I don’t have any personal experience with this Zinus frame, but in the responses on amazon, it is listed as having a 500 pound capacity, excluding the mattress, which doesn’t quite make sense to me, as I’d think a heavier mattress would diminish the overall load capacity for the product. The 3” spacing would meet with most latex manufacturer’s recommendations for a latex mattress, but I can’t speak to the overall quality of the product.

Phoenix

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06 Oct 2017 10:09 #5 by unclecrystal
So it has been over a month since we started sleeping on our DIY latex mattress. Today I once again woke up in the middle of the night with severe back pain and went and slept on the couch. I desperately need troubleshooting suggestions at this point and do not know where to start.

I purchased the Zinus platform bed in the link above. The slats themselves are almost 3'' in width with about 2.5'' in between each slat. I am not sure if it is possible that the platform bed could be part of the problem at this point. The slats are not super sturdy, there is a very slight bow across the slats when the mattress +people are on it, are platform bed slats supposed to be very rigid?

The configuration we slept on until last week was as follows:
Stretch cotton cover $169.00 From Latex Mattress Factory
Layer 1- 3'' Natural Talalay 14-19 ILD From Sleep Organic
Layer 2- 3'' Natural Dunlop 28 ILD From Latex Mattress Factory
Layer 3- 3'' Natural Dunlop 38 ILD From Latex Mattress Factory

During this time the mattress "felt" a little to firm to me, the first few nights I had shoulder/upper back pain and then it became severe lower back pain as well. I started waking up every morning feeling like I had been hit by a train. On our spring mattress when my husband started complaining about back pain, I never had any. I simply started having restless sleep and couldn't get comfortable. I have never had back pain in my life until now. My husband said he had some back pain with this configuration, but he actually saying this is an improvement for him over the old mattress.

We convinced ourselves that the mattress just might not be supportive/firm enough so we swapped the middle and top layers for a week.
Layer 1- 3'' Natural Dunlop 28 ILD From Latex Mattress Factory
Layer 2- 3'' Natural Talalay 14-19 ILD From Sleep Organic
Layer 3- 3'' Natural Dunlop 38 ILD From Latex Mattress Factory

This was much worse than before and we both wake up with severe back pain, my husband told me his body has been going numb with this configuration. I thought that I had the patience to troubleshoot a DIY latex mattress and that with all the different layers and options out there one of them would be right for us but I called off from my job this morning because I am sleep deprived and in pain all over. I'm not sure how much troubleshooting my body can endure before I throw in the towel on this.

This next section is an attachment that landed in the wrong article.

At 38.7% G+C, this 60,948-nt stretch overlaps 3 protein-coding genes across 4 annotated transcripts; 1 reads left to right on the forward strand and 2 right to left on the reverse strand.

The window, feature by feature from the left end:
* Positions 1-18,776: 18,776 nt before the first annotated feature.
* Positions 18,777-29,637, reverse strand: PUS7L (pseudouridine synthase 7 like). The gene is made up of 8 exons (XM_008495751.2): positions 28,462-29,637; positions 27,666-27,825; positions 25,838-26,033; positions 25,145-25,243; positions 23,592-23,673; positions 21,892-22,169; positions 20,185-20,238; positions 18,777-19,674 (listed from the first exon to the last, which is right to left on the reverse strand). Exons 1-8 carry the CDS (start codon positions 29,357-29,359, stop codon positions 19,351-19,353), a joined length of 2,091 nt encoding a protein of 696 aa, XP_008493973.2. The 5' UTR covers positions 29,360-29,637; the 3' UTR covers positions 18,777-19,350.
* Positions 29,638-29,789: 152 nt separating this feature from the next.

I know that the issue cannot be identified just based off of what I am describing. However, since there is a lot of experience on this forum I would appreciate anyone's best guess as to the root cause of the issue as well as any logical first troubleshooting steps to getting this resolved.

Right now I am considering moving the mattress on to the floor in the first configuration soft-medium-firm. And just ruling out the bed not being supportive enough as the issue. I've also thought about adding another firm layer to the bottom for a more supportive core. At this point I have no confidence in my mattress building or troubleshooting abilities and any advice is greatly appreciated.

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06 Oct 2017 12:45 #6 by Phoenix
Replied by Phoenix on topic DIY Latex Mattress Stackup
Hi unclecrystal,

You’re correct that it’s not possible for me to diagnose your issues online, but there is some information about the many different symptoms that people may experience on a mattress and some of the most common causes behind them in post #2 here that may be helpful to you.

You stated before you’re more concerned with comfort than support, and if you slept worse with a firmer layer of latex on top and slept better on a couch (which usually allows you to sinking more deeply), then it may be an issue that you desire a deeper “comfort cradle” and perhaps a slightly softer “transition layer” or a bit more plush material added on top could make a difference.

It’s usually the case when someone complains of low back issues that there is a lack of “deep support”, but this may not be your case.

You certainly can place your mattress directly upon the floor to see if that makes any difference for you. Most latex manufacturers will recommend a flat and firm slat surface that doesn’t bow.

Also, be sure that you’ve reevaluated your pillow thickness with your new mattress, as this can often be the cause of lower cervical/upper thoracic pains.

Phoenix